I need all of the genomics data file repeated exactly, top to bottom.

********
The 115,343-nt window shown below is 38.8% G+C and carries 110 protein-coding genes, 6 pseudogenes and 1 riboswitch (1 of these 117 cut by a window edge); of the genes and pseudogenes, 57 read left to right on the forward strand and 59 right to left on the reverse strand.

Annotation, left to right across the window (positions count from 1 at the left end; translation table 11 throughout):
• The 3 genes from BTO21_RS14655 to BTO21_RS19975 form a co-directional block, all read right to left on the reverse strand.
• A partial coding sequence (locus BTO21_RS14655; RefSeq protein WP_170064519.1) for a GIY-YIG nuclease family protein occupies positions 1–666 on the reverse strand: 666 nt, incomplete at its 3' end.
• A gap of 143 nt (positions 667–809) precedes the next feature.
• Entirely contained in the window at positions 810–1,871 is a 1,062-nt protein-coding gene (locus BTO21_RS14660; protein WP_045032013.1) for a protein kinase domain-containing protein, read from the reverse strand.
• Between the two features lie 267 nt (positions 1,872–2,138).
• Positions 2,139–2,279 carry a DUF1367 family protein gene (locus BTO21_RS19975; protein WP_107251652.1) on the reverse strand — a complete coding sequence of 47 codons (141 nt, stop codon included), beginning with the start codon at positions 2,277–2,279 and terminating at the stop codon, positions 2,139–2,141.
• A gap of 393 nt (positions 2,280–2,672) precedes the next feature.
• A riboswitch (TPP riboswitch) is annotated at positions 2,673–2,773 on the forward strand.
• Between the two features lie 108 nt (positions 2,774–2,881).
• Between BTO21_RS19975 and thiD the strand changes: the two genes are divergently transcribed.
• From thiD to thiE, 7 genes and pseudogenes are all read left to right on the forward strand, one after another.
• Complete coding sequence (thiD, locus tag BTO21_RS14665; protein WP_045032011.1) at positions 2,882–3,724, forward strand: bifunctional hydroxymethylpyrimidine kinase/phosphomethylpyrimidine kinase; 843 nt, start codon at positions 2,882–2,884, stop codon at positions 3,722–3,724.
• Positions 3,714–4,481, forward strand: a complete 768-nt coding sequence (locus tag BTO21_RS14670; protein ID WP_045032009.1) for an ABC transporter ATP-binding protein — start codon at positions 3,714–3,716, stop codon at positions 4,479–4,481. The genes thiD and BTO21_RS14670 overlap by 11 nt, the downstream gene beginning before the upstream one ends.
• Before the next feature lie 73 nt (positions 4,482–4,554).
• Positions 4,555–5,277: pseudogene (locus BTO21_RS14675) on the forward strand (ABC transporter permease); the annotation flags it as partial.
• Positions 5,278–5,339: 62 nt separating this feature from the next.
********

The 115,343-nt window shown below is 38.8% G+C and carries 110 protein-coding genes, 6 pseudogenes and 1 riboswitch (1 of these 117 cut by a window edge); of the genes and pseudogenes, 57 read left to right on the forward strand and 59 right to left on the reverse strand.

Annotation, left to right across the window (positions count from 1 at the left end; translation table 11 throughout):
• The 3 genes from BTO21_RS14655 to BTO21_RS19975 form a co-directional block, all read right to left on the reverse strand.
• A partial coding sequence (locus BTO21_RS14655; RefSeq protein WP_170064519.1) for a GIY-YIG nuclease family protein occupies positions 1–666 on the reverse strand: 666 nt, incomplete at its 3' end.
• A gap of 143 nt (positions 667–809) precedes the next feature.
• Entirely contained in the window at positions 810–1,871 is a 1,062-nt protein-coding gene (locus BTO21_RS14660; protein WP_045032013.1) for a protein kinase domain-containing protein, read from the reverse strand.
• Between the two features lie 267 nt (positions 1,872–2,138).
• Positions 2,139–2,279 carry a DUF1367 family protein gene (locus BTO21_RS19975; protein WP_107251652.1) on the reverse strand — a complete coding sequence of 47 codons (141 nt, stop codon included), beginning with the start codon at positions 2,277–2,279 and terminating at the stop codon, positions 2,139–2,141.
• A gap of 393 nt (positions 2,280–2,672) precedes the next feature.
• A riboswitch (TPP riboswitch) is annotated at positions 2,673–2,773 on the forward strand.
• Between the two features lie 108 nt (positions 2,774–2,881).
• Between BTO21_RS19975 and thiD the strand changes: the two genes are divergently transcribed.
• From thiD to thiE, 7 genes and pseudogenes are all read left to right on the forward strand, one after another.
• Complete coding sequence (thiD, locus tag BTO21_RS14665; protein WP_045032011.1) at positions 2,882–3,724, forward strand: bifunctional hydroxymethylpyrimidine kinase/phosphomethylpyrimidine kinase; 843 nt, start codon at positions 2,882–2,884, stop codon at positions 3,722–3,724.
• Positions 3,714–4,481, forward strand: a complete 768-nt coding sequence (locus tag BTO21_RS14670; protein ID WP_045032009.1) for an ABC transporter ATP-binding protein — start codon at positions 3,714–3,716, stop codon at positions 4,479–4,481. The genes thiD and BTO21_RS14670 overlap by 11 nt, the downstream gene beginning before the upstream one ends.
• Before the next feature lie 73 nt (positions 4,482–4,554).
• Positions 4,555–5,277: pseudogene (locus BTO21_RS14675) on the forward strand (ABC transporter permease); the annotation flags it as partial.
• Positions 5,278–5,339: 62 nt separating this feature from the next.